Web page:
The abolition of Timor-Leste’s colonial debt in 1999-2000,

The abolition of 80% of Iraq’s debt in 2004,

Paraguay’s repudiation of debts reclaimed by Swiss banks in 2005,

Norway relaxing its claims on five countries (Ecuador, Peru, Sierra Leone, Egypt and Jamaica) calling for repayment of debts concerning the production and delivery of fishing boats in 2006,

The abolition, in 2009, of the part of the Ecuadorian debt, that had been identified as non-legitimate by the 2007-2008 Debt Audit Commission.

Now that Sri Lanka has declared that the country is bankrupt, she should take the cue from countries like Ecuador and Greece and do a full audit of public debt starting from 1948 and apprise all Sri Lankan voters of the lessons that could be learnt. Ecuador’s President Rafael Correa appointed a Commission in 2007 to do such an audit of Ecuador’s public debt.  In 2015, the President of the Hellenic Parliament set up the Greek Debt Truth Commission.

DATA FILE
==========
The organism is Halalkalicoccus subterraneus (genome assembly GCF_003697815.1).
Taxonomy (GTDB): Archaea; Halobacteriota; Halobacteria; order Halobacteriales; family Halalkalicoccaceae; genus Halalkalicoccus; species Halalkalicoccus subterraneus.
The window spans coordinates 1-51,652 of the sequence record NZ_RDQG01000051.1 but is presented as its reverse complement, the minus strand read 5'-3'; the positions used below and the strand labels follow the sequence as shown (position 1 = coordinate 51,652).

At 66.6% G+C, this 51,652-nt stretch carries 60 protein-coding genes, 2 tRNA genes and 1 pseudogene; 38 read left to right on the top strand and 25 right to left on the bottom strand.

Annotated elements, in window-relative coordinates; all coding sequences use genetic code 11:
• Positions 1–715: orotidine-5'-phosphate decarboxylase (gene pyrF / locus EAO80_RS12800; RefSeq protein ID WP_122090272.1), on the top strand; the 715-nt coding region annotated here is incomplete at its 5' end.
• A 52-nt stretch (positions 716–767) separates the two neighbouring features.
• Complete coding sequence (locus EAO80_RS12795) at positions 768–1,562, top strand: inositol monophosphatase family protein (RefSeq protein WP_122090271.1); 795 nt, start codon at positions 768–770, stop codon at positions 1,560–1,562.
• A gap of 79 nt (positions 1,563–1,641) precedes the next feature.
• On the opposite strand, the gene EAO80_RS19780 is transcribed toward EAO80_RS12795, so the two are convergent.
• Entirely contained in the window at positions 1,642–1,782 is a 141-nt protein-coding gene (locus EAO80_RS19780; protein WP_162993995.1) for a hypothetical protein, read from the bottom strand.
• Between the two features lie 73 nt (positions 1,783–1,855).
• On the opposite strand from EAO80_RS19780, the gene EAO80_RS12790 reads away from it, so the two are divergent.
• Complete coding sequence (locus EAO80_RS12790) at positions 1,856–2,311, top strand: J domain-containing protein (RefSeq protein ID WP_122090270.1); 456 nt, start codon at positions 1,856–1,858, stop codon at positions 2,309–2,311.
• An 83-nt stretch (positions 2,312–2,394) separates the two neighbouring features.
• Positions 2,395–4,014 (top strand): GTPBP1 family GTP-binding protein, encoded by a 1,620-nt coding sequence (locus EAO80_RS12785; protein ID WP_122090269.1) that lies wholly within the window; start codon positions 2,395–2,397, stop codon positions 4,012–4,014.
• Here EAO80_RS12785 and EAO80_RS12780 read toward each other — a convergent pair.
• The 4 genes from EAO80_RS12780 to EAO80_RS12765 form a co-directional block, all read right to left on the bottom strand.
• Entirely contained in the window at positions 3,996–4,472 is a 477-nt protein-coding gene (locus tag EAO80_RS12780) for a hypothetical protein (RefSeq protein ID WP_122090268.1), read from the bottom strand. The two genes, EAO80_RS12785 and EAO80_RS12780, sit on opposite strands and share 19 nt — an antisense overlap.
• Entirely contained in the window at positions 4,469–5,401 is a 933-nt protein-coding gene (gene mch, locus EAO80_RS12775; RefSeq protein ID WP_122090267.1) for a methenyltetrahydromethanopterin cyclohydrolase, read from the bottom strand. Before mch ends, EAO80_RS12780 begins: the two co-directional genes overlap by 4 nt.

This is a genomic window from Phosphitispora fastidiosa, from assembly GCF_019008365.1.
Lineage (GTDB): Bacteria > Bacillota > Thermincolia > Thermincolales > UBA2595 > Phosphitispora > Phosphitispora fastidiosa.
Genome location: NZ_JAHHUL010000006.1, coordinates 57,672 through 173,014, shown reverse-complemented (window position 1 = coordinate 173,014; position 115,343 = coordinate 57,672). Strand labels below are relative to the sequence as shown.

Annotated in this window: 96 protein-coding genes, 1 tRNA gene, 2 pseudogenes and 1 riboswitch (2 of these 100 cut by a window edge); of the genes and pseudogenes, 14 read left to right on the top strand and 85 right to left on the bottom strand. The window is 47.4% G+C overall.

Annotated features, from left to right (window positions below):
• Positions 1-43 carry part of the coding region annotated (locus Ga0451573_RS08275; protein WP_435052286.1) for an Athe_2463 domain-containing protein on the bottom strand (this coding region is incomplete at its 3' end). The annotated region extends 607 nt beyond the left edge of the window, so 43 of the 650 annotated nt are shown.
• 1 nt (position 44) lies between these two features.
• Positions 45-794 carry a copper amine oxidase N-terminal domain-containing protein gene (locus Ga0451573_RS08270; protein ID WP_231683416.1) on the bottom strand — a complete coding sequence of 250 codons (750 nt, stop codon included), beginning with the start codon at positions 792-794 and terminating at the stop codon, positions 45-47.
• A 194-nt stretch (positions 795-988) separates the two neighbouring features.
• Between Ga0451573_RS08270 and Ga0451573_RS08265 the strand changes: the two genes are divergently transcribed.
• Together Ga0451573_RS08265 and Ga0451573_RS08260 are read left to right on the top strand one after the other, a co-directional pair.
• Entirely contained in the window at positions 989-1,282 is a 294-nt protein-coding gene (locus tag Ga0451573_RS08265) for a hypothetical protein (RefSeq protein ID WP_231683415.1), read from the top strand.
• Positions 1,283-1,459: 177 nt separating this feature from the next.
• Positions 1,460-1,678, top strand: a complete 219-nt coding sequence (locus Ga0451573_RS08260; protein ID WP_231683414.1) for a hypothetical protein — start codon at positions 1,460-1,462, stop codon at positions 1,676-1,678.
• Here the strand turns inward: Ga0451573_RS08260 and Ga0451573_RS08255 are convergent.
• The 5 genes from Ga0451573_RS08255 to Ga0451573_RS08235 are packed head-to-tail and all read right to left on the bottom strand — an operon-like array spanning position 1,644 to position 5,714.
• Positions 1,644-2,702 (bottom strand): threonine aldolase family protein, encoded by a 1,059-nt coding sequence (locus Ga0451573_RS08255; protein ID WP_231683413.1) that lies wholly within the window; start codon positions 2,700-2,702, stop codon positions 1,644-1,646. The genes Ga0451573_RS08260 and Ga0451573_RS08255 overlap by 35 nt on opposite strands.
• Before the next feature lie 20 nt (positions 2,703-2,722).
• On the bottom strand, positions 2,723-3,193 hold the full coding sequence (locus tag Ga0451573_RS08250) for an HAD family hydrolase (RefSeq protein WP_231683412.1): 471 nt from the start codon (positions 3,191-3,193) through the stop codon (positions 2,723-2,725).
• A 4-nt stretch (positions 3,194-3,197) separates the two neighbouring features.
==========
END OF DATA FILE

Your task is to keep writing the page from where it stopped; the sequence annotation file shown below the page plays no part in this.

The following are some of the projects that need to be investigated for odious debts:-

Hambantota Harbour, Mattala Airport, Port City, Lotus Tower, Sooriyawewa cricket stadium and Others.

If Sri Lanka is able to establish that the people have not benefited from these projects, there is no reason why it cannot, the country’s external debt burden of $ 51 billion could be reduced drastically and made sustainable without increasing further the burden on the people.

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By Brigadier (Rtd) Ranjan de Silva